The 3D CNT/graphene architectures, with low level aggregation and agglomeration of individual CNTs of graphene sheets, are able to provide large electric double-layer capacitance (EDLC) owing to large surface area. In addition, they permit high loading of electrochemically active nanomaterials to gain high electrochemical pseudocapacitance. The 3D carbon nanocup-CNT structures have been synthesized on anodized aluminum oxide for EDLC based supercapacitors (Hahm et al., 2012). The CNT modification gives carbon nanocup an extremely high-specific surface area (1340 m2 g−1) and enhances its capacitance to 45 F g−1 in 1 M LiPF6. Open-porous rGO foam prepared from autoclave leavening GO film is also able to provide a large EDLC (110 F g−1) which is one order higher than that of rGO films (17 F g−1) (Niu et al., 2012). Seamless and sp2-carbon connection of CVD grown graphene are advantageous to exploit the synergistic effects between CNT and graphene. The 3D graphene–CNT hybrids grown on nickel foam prepared by two-step CVD approach have been reported to exhibit a five-time-higher specific capacitance than CNT directly grown on inconel without graphene as the supporting substrate (Yan et al., 2013).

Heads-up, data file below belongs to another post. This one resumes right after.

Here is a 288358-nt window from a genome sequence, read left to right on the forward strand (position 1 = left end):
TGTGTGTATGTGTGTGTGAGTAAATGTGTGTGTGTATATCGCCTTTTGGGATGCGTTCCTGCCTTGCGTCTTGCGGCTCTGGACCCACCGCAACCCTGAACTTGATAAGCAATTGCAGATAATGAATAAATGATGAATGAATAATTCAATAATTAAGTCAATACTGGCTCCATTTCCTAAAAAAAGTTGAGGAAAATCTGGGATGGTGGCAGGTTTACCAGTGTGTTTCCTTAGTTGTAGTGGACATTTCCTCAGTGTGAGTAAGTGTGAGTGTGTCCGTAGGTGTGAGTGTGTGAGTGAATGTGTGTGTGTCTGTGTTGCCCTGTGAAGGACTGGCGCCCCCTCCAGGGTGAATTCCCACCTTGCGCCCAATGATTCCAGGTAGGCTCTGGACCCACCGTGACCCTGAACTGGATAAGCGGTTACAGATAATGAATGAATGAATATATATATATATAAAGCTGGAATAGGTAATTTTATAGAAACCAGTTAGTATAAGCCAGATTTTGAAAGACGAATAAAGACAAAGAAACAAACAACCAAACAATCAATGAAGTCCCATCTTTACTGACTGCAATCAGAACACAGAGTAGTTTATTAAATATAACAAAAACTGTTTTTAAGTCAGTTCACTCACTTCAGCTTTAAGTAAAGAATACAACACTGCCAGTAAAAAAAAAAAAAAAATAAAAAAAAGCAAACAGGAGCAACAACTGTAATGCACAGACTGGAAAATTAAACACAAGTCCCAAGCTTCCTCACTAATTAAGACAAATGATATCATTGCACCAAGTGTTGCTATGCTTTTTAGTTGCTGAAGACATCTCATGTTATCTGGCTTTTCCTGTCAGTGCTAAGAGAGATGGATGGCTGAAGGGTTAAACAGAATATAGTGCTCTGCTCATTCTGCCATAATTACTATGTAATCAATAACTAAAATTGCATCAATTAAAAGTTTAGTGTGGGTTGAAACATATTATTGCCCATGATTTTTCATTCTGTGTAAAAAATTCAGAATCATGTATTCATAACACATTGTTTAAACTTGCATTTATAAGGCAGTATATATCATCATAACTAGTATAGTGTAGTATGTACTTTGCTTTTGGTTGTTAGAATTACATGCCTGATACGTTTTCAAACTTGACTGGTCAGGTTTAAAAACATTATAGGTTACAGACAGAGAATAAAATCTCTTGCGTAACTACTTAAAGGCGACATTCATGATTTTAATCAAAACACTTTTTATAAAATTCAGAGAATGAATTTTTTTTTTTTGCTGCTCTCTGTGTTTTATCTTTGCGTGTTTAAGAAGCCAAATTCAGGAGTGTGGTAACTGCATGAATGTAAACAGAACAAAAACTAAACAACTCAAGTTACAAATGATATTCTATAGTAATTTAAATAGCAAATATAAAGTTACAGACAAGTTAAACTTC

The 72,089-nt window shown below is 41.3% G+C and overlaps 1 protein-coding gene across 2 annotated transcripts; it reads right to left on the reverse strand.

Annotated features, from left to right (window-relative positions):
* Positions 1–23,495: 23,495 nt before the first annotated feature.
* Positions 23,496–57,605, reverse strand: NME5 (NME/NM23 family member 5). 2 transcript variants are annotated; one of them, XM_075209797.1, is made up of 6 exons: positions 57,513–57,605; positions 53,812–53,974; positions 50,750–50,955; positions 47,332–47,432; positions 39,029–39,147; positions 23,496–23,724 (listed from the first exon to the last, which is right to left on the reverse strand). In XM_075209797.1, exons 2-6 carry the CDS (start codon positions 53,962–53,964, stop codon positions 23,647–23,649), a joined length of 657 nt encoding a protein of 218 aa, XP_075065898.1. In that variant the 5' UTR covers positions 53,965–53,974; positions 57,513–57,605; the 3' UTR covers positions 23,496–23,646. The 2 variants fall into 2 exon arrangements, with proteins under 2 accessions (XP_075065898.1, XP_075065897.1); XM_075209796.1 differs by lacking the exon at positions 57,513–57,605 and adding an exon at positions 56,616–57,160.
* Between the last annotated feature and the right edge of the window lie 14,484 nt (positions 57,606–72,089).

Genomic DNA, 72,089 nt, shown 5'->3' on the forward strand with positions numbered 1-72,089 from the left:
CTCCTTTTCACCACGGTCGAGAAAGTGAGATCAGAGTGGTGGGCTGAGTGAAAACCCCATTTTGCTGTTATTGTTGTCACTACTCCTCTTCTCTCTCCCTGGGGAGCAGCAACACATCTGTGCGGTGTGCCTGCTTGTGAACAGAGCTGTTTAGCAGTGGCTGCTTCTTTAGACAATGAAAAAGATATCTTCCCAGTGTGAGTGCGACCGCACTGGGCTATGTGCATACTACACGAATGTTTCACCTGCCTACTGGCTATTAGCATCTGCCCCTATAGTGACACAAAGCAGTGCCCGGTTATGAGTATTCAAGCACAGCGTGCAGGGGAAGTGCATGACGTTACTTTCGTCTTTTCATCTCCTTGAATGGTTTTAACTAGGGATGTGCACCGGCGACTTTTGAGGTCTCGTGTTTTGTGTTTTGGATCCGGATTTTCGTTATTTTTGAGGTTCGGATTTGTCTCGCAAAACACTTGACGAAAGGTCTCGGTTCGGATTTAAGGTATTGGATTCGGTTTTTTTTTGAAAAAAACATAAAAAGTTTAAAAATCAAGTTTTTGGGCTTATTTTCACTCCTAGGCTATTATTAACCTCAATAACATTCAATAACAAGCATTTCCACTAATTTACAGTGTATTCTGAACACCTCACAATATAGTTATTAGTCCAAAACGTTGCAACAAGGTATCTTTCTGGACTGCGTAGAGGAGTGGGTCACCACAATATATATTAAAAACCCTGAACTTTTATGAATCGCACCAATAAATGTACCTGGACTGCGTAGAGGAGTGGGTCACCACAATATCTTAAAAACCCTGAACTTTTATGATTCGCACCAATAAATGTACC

Jiang et al. (2013) prepared vertically aligned CNT forest with uniformly embedded nickel oxide nanoparticles, which delivered a 5.7 times higher specific capacitance (1.26 F cm−3) than pure CNT forest samples because of combination of both EDLC and pseduocapacitance (Figure 6A). Niu et al. (2014) reported a general strategy to prepare functional porous graphene hybrid architectures (Figure 6B). As an example, rGO/PANI nanofiber electrode offers a high-specific capacitance of 475 F g−1, much larger than that of pure rGO architecture. CVD-grown graphene foam with well-defined macroporous structure can serve as an excellent platform to prepare various functional supercapacitor electrodes (Dong et al., 2012a,d). For example, deposition of nanostructured Co3O4 on CVD-graphene foam offers a high-specific capacitance of 1100 F g−1 (Dong et al., 2012f). Zhu et al. prepared 3D MnO2–CNT–graphene–nickel hybrid foam. Such porous and highly conductive electrode delivers a specific capacitance of ~251 F g−1 (Zhu et al., 2014). Heteroatom doping and integration of CNTs can be employed to enhance the capacitive behavior. You et al. (2013) prepared N-doped 3D CNT–graphene aerogel electrode for supercapacitor application. It gives a maximum specific capacitance of 180 F g−1 at a current density of 0.5 A g−1. Addition of CNTs effectively prevents graphene aggregation and improves the conductivity.
Figure 6. (A) Schematic of the pseudocapacitor using CNT forests functionalized with oxidized nickel nanoparticles as the electrode and its cyclic voltammetry curves in 0.1 M KOH at scan rates of 100 mV s−1. Adapted with permission from Jiang et al. (2013). Copyright 2013 American Chemical Society. (B) Schematic of preparing porous graphene hybrid structures by a hydrothermal co-assembly process and the capacitive behavior of resultant 3D graphene/polyaniline example. Adapted with permission from Niu et al. (2014). Copyright 2014 WILEY-VCH Verlag GmbH & Co. KGaA, Weinheim.
Lithium Ion Batteries